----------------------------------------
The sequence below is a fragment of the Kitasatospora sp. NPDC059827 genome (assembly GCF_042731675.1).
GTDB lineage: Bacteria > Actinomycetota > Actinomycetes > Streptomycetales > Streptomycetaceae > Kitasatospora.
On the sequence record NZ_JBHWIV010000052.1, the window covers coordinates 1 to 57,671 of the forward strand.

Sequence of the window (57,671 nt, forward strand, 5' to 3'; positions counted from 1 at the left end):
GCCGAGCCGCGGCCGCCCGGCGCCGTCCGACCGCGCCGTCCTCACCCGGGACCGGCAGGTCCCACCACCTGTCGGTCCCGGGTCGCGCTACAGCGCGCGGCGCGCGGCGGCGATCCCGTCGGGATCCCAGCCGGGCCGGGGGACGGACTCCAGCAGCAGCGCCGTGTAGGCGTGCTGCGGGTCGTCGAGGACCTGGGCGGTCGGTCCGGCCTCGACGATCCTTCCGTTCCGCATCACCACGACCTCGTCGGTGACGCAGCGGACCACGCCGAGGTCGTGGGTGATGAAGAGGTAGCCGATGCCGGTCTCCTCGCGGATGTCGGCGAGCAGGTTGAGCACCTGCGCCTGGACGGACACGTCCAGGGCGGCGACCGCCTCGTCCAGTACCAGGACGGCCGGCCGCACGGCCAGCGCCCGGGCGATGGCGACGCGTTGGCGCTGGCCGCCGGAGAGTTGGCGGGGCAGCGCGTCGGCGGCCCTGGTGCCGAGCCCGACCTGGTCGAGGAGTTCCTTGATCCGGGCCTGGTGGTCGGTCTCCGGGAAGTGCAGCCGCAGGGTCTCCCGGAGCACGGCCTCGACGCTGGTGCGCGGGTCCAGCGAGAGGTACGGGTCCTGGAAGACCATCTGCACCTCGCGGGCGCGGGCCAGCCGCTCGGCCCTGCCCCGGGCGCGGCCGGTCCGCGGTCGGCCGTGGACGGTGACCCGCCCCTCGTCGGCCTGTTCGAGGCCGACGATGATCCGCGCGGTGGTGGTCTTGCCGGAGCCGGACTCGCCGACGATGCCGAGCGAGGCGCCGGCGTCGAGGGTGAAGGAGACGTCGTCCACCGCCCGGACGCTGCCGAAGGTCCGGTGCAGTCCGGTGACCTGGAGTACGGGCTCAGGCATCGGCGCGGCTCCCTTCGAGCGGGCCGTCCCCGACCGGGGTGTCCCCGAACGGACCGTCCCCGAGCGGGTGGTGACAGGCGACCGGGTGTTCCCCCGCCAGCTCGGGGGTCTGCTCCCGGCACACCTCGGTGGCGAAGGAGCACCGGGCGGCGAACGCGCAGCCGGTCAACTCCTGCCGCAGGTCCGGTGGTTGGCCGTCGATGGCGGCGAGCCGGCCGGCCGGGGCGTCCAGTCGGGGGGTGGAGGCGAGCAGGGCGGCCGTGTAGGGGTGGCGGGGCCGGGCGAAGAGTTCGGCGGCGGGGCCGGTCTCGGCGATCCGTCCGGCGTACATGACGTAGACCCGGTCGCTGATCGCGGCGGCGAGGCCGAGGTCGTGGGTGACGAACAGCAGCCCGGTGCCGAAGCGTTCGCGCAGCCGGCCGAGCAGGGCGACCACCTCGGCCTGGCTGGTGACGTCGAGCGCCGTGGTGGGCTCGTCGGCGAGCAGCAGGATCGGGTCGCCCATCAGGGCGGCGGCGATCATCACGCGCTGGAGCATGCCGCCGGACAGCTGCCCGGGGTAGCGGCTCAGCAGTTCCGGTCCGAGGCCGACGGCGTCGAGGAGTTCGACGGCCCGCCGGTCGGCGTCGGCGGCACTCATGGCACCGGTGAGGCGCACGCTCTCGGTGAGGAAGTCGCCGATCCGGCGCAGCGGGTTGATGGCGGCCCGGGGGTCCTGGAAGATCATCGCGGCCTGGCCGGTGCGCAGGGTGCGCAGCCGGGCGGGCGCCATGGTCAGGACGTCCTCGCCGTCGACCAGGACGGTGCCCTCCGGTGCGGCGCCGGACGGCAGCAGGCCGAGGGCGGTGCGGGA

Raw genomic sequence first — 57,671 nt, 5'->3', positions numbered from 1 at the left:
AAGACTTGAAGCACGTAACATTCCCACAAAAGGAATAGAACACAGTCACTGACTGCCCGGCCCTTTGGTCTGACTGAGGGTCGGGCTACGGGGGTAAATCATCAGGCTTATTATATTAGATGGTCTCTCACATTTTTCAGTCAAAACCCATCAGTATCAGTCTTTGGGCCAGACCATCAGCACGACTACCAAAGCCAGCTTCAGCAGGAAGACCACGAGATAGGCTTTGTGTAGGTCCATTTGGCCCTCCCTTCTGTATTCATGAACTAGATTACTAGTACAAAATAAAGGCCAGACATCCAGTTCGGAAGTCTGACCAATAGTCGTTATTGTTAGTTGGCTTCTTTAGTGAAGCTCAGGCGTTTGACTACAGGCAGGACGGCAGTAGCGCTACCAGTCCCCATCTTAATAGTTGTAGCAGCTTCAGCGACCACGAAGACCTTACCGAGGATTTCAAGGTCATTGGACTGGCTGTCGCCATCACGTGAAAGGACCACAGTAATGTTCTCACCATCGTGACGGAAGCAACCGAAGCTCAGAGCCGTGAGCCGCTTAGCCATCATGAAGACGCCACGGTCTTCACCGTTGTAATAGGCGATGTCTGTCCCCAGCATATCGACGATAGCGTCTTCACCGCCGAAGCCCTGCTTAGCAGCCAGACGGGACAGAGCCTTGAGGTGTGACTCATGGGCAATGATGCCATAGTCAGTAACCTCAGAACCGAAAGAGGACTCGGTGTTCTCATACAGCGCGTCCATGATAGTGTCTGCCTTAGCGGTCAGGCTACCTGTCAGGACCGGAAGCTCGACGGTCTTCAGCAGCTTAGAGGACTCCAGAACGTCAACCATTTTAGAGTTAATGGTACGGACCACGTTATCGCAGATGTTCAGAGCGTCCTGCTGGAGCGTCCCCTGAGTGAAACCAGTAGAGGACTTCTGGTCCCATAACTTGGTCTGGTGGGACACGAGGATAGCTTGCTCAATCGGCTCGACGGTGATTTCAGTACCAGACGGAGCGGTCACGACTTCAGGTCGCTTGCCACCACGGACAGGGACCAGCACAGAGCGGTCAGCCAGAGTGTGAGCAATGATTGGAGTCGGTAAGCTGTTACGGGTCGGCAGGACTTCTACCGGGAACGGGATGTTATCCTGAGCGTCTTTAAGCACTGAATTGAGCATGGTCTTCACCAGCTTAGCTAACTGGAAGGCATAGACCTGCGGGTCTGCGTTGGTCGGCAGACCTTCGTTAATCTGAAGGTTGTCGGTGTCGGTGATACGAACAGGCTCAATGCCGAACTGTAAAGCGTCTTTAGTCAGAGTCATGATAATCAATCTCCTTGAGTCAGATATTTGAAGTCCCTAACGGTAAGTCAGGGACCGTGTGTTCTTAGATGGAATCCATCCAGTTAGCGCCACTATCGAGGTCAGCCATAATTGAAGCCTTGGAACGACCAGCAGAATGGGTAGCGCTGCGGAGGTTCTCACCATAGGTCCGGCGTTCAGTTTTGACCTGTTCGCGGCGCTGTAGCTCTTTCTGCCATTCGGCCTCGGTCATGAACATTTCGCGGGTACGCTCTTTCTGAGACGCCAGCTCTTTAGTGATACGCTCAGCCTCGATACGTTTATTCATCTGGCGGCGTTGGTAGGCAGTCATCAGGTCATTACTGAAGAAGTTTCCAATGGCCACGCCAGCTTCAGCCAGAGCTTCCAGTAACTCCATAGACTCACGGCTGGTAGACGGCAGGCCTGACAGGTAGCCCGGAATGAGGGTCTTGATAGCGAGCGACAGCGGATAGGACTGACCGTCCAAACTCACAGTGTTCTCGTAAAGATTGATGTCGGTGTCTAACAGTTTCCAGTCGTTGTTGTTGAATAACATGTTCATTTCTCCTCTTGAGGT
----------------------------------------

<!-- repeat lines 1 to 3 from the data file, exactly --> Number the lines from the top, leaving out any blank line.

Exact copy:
The sequence below is a fragment of the Kitasatospora sp. NPDC059827 genome (assembly GCF_042731675.1).
GTDB lineage: Bacteria > Actinomycetota > Actinomycetes > Streptomycetales > Streptomycetaceae > Kitasatospora.
On the sequence record NZ_JBHWIV010000052.1, the window covers coordinates 1 to 57,671 of the forward strand.